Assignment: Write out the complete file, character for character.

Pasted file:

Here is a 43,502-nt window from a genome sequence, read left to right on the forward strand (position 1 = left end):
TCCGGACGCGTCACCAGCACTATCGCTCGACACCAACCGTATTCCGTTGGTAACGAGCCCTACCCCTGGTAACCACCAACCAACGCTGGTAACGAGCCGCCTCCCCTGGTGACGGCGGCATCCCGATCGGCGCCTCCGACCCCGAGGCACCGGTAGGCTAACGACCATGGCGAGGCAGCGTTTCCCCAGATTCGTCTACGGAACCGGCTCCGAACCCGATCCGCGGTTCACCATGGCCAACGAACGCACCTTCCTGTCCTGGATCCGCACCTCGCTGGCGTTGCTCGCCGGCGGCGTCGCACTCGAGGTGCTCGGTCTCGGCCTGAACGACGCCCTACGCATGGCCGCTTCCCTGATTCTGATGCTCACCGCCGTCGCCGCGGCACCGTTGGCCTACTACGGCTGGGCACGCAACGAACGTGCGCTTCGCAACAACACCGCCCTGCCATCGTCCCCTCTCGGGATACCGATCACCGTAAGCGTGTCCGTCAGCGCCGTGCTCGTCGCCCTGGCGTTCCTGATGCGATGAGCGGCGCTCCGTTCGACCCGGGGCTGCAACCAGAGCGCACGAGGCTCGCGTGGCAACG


Here is a 43,502-nt window from a genome sequence, read left to right on the forward strand (position 1 = left end):
TCCGGACGCGTCACCAGCACTATCGCTCGACACCAACCGTATTCCGTTGGTAACGAGCCCTACCCCTGGTAACCACCAACCAACGCTGGTAACGAGCCGCCTCCCCTGGTGACGGCGGCATCCCGATCGGCGCCTCCGACCCCGAGGCACCGGTAGGCTAACGACCATGGCGAGGCAGCGTTTCCCCAGATTCGTCTACGGAACCGGCTCCGAACCCGATCCGCGGTTCACCATGGCCAACGAACGCACCTTCCTGTCCTGGATCCGCACCTCGCTGGCGTTGCTCGCCGGCGGCGTCGCACTCGAGGTGCTCGGTCTCGGCCTGAACGACGCCCTACGCATGGCCGCTTCCCTGATTCTGATGCTCACCGCCGTCGCCGCGGCACCGTTGGCCTACTACGGCTGGGCACGCAACGAACGTGCGCTTCGCAACAACACCGCCCTGCCATCGTCCCCTCTCGGGATACCGATCACCGTAAGCGTGTCCGTCAGCGCCGTGCTCGTCGCCCTGGCGTTCCTGATGCGATGAGCGGCGCTCCGTTCGACCCGGGGCTGCAACCAGAGCGCACGAGGCTCGCGTGGCAACG